Philadelphia’s Next District Attorney Must Continue to Reject the Failed War on Drugs

Philadelphia’s Next District Attorney Must Continue to Reject the Failed War on Drugs


The Point

Since District Attorney Larry Krasner took office, Philadelphia has seen a significant drop in drug prosecutions, focusing attention instead on treatment and evidence-based practices. Whoever wins the Democratic primary must continue down this corrective path.  

Philadelphia needs a prosecutor who will continue to reverse course from the failed War on Drugs: 

  • The next district attorney must not prosecute drug possession cases. Criminalization doesn’t work and instead causes immense harm. The rate of dismissed drug charges has more than doubled since District Attorney Larry Krasner took office, jumping from 19% in 2017, to 54% in 2020. Krasner’s challenger, Carlos Vega, told The Appeal: Political Report that he “favors sending drug possession cases to drug court, rather than dropping charges outright,” but would continue Krasner’s policy of not prosecuting marijuana possession.
  • The next district attorney must not condition the dismissal or diversion of drug charges on the completion of a coercive or onerous diversion program or drug court. When such programs are used, they should be reserved for serious offenses and should be “health-oriented” instead of punitive. Too often, though, they exclude large numbers of people and have burdensome requirements that hinder success. Krasner currently advises prosecutors to dismiss charges if a person participates in treatment, but does not require proof of completion and does not “keep a hammer over their head.” Conversely, Vega would require the completion of a traditional drug court program before dropping charges and sealing records.  
  • The next district attorney should support supervised injection sites proposed to help address substance use with a public health solution. Krasner has publicly supported the creation of such facilities, which studies show result in fewer overdose deaths, related ambulance calls, and HIV infections. Vega does not support these facilities, according to The Philadelphia Inquirer.
  • The next district attorney should also work outside of the courtroom to change Pennsvlvania’s overall approach to substance use. Pennsylvanians are largely rejecting the tough-on-crime approach to substance use, according to new polling from Data for Progress and The Appeal Lab. Nearly two-thirds of likely Pennsylvania voters favor eliminating simple drug possession prosecutions entirely. In Oregon, for example, the Multnomah County District Attorney pushed for drug decriminalization at the state level.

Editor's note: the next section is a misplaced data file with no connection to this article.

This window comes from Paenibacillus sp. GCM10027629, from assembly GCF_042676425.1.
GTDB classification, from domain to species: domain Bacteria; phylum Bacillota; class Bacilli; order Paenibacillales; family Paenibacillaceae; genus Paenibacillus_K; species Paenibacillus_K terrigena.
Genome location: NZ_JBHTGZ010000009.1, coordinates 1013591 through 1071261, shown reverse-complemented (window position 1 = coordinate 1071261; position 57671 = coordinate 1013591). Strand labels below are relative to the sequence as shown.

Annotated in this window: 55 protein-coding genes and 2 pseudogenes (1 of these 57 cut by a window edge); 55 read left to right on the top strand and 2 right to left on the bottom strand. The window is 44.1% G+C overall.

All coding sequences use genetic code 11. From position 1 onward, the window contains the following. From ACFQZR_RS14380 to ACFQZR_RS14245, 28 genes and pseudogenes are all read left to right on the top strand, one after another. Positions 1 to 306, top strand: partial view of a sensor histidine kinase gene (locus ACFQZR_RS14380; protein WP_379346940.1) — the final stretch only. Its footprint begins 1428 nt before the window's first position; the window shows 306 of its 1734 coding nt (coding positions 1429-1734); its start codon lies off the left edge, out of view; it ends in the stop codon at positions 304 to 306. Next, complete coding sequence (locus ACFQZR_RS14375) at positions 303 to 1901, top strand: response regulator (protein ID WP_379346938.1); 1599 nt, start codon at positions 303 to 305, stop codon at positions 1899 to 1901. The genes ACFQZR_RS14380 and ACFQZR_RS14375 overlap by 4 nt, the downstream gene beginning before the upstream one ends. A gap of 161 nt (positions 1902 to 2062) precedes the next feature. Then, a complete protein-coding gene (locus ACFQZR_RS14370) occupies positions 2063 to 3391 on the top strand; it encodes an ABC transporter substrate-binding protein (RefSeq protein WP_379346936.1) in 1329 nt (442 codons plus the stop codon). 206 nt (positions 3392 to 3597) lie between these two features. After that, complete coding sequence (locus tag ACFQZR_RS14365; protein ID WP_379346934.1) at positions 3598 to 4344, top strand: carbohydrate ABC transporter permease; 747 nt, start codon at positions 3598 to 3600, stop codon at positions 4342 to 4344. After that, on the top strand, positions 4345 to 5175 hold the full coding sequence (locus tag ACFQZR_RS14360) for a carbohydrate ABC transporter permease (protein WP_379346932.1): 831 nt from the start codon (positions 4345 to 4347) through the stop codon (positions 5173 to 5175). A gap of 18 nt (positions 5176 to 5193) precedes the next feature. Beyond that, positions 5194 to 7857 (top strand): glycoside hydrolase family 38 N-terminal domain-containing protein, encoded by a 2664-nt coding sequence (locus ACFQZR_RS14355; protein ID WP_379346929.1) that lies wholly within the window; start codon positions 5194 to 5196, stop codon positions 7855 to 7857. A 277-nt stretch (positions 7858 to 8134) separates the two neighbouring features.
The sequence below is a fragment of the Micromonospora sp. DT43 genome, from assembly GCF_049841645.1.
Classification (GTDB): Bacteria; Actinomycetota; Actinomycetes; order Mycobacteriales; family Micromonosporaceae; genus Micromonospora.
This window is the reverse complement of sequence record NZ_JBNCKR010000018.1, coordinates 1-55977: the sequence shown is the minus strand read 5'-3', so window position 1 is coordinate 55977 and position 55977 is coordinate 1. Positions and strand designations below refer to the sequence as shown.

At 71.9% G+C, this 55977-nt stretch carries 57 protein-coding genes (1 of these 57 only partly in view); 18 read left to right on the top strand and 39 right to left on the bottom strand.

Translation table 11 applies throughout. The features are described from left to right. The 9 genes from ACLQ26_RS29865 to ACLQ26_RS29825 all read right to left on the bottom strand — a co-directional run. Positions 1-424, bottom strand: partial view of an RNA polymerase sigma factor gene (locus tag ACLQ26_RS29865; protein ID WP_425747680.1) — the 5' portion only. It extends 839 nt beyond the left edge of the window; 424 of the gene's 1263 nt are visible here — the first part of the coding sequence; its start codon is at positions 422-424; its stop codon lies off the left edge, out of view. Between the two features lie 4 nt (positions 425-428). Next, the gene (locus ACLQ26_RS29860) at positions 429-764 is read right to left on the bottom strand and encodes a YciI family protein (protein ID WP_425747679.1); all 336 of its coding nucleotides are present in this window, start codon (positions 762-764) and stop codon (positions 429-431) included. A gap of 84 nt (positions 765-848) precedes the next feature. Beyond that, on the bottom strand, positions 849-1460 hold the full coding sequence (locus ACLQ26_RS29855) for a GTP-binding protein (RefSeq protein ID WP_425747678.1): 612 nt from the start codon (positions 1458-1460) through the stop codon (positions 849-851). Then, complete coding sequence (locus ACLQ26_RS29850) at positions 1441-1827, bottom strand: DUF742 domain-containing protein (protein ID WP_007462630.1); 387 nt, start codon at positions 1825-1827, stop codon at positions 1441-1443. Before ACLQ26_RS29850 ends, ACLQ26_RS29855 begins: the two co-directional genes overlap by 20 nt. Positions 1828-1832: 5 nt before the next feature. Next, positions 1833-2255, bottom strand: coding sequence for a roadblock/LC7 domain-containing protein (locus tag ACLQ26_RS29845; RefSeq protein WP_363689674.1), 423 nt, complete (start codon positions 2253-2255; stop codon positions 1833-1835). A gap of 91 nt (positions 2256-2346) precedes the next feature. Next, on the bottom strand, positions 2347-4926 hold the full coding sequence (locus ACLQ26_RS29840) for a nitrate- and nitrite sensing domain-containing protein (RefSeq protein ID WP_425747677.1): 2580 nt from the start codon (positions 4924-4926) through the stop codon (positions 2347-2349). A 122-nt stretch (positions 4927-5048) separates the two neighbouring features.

Substance use should be treated as a medical issue, not a criminal one.

  • “A growing body of evidence shows that tougher prison sentences do little to deter drug use, and that higher rates of drug arrests do not correlate with use patterns,” explains Zachary Siegel, a fellow at the Health in Justice Action Lab, in The Appeal: Political Report. Instead, criminalization increases health risks and economic instability, making recovery more difficult. 
  • Shrinking the criminal legal system’s role in responding to substance use frees up funding for more effective treatment and harm reduction services. For example, Austin City Council recently diverted $1 million in funds from its police force to hire additional social and healthcare workers, expand clinic operations and sites, and provide a residential treatment program for pregnant and parenting women. 
  • Prosecutors across the country are moving away from drug criminalization. In Boston, Seattle, Los Angeles, New Orleans, and Baltimore, prosecutors have adopted policies to no longer pursue most drug possession cases. The Travis County District Attorney has gone a step further and is not prosecuting the possession or sale of drugs unless violence is involved. 

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